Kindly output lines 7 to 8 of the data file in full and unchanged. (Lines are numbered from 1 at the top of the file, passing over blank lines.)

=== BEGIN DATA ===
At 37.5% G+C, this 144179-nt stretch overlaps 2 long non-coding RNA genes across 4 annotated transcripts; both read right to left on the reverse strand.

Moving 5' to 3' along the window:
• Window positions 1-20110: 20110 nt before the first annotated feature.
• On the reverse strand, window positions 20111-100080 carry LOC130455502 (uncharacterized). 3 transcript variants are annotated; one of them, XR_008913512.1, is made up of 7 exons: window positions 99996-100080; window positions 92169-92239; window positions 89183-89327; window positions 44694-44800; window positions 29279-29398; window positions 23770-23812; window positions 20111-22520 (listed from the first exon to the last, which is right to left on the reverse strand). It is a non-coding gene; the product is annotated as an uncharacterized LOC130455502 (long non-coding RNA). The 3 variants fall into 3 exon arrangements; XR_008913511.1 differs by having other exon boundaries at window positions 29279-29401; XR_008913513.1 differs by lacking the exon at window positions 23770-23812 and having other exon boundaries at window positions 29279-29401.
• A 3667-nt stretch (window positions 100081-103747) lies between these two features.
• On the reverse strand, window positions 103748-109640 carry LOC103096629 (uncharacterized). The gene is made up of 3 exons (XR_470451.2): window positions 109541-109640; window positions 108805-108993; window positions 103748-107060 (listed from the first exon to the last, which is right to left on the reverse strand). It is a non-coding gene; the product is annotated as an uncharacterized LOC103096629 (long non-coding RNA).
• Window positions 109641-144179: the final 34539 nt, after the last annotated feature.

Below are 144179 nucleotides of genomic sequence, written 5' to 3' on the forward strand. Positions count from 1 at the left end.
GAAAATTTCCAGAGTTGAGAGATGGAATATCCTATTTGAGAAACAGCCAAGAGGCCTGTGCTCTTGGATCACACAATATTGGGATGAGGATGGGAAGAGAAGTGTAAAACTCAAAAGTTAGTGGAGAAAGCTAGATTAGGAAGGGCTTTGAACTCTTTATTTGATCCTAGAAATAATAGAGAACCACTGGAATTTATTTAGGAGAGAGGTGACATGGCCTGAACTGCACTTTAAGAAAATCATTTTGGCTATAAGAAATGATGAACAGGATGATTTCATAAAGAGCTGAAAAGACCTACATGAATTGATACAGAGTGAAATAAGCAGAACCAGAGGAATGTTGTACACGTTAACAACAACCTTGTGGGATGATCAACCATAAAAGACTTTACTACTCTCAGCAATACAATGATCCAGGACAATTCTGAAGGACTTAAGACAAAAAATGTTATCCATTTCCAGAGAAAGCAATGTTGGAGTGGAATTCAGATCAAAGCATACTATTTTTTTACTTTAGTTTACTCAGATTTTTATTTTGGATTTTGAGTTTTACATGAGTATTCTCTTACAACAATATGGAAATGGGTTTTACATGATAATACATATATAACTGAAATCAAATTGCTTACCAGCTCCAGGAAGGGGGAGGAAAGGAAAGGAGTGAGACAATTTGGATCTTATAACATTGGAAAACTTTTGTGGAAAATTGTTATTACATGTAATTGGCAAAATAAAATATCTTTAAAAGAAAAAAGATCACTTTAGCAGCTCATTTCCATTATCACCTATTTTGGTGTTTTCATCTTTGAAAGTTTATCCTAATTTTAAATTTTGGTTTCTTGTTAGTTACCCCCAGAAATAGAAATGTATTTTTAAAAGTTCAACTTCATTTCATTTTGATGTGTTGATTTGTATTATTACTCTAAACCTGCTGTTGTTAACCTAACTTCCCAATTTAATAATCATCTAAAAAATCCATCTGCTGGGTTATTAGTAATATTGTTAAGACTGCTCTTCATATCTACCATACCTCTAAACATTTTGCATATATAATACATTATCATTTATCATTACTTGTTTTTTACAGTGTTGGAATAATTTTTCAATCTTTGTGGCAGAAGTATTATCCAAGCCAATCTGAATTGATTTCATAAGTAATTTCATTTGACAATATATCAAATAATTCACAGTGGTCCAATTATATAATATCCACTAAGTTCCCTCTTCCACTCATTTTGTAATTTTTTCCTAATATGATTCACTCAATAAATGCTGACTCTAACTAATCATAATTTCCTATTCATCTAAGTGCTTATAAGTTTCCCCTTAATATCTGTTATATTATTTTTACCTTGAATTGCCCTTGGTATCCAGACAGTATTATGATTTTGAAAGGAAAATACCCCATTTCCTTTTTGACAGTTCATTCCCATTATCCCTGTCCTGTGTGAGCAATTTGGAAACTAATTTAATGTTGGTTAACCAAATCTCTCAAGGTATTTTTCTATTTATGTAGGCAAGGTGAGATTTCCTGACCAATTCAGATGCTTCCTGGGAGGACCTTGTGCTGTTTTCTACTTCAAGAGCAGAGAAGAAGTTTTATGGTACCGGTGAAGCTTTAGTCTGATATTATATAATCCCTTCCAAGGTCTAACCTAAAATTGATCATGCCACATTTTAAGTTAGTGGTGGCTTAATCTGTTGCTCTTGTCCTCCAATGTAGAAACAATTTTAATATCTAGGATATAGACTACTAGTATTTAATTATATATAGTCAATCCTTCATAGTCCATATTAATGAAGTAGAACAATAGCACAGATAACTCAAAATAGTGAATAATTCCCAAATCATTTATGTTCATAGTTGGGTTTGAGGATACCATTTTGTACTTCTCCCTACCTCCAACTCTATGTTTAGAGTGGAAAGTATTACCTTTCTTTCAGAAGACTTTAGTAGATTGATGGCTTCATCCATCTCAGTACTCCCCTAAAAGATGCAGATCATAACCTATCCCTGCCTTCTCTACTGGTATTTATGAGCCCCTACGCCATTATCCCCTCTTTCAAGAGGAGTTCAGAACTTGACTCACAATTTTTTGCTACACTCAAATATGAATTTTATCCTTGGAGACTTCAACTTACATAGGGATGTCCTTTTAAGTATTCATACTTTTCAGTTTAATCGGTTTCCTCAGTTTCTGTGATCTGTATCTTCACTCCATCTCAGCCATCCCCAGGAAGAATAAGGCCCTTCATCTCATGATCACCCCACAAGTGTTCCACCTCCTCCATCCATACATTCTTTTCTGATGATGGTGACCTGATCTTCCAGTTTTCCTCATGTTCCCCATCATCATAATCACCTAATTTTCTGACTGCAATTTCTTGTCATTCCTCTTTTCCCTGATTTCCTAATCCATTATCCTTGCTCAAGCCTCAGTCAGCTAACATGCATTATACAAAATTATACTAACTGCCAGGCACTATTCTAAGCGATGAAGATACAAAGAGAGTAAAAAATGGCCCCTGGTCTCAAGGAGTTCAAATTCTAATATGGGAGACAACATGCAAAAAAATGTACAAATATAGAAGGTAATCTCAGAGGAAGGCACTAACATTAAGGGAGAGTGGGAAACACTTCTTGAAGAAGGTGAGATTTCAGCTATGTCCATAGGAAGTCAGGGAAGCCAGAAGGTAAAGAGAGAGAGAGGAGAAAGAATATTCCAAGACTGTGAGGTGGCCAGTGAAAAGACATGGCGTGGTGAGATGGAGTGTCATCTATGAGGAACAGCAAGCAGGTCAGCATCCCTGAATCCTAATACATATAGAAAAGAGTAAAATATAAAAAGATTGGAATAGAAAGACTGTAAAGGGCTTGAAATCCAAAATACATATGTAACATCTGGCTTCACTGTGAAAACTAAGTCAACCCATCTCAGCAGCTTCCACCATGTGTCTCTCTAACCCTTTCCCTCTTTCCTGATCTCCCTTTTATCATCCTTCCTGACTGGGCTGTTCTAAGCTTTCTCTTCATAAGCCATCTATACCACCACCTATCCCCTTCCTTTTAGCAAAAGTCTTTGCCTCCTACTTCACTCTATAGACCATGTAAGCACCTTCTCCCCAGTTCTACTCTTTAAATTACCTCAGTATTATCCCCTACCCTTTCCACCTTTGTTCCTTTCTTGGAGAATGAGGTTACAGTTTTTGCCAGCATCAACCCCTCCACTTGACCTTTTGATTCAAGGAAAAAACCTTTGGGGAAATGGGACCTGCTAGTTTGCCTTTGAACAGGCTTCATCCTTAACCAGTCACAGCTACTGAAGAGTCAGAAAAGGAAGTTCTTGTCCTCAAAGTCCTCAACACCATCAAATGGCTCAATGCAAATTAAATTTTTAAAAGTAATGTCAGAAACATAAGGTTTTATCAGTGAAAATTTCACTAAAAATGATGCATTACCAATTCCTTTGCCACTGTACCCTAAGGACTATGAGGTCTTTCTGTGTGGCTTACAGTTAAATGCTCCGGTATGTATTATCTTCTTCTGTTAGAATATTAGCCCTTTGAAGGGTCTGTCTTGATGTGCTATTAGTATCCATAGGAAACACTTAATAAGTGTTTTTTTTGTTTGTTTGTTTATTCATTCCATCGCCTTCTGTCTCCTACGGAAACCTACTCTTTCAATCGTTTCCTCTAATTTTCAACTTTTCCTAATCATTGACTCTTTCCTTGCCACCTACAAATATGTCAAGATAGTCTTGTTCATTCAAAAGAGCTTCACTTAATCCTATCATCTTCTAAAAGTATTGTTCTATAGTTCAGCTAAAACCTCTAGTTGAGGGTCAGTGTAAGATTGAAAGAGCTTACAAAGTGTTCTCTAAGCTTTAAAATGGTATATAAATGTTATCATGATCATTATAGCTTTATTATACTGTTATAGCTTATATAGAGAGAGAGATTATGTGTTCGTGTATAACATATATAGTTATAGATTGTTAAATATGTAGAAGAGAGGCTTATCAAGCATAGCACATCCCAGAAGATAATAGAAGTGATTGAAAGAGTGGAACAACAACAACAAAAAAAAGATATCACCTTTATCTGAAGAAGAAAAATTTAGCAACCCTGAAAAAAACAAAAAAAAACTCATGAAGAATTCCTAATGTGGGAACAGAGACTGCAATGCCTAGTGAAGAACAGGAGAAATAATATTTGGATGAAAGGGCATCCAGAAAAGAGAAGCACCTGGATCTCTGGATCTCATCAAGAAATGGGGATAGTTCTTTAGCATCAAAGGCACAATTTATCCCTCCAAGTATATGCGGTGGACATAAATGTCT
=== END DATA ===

• Window positions 109641-144179: the final 34539 nt, after the last annotated feature.

Below are 144179 nucleotides of genomic sequence, written 5' to 3' on the forward strand. Positions count from 1 at the left end.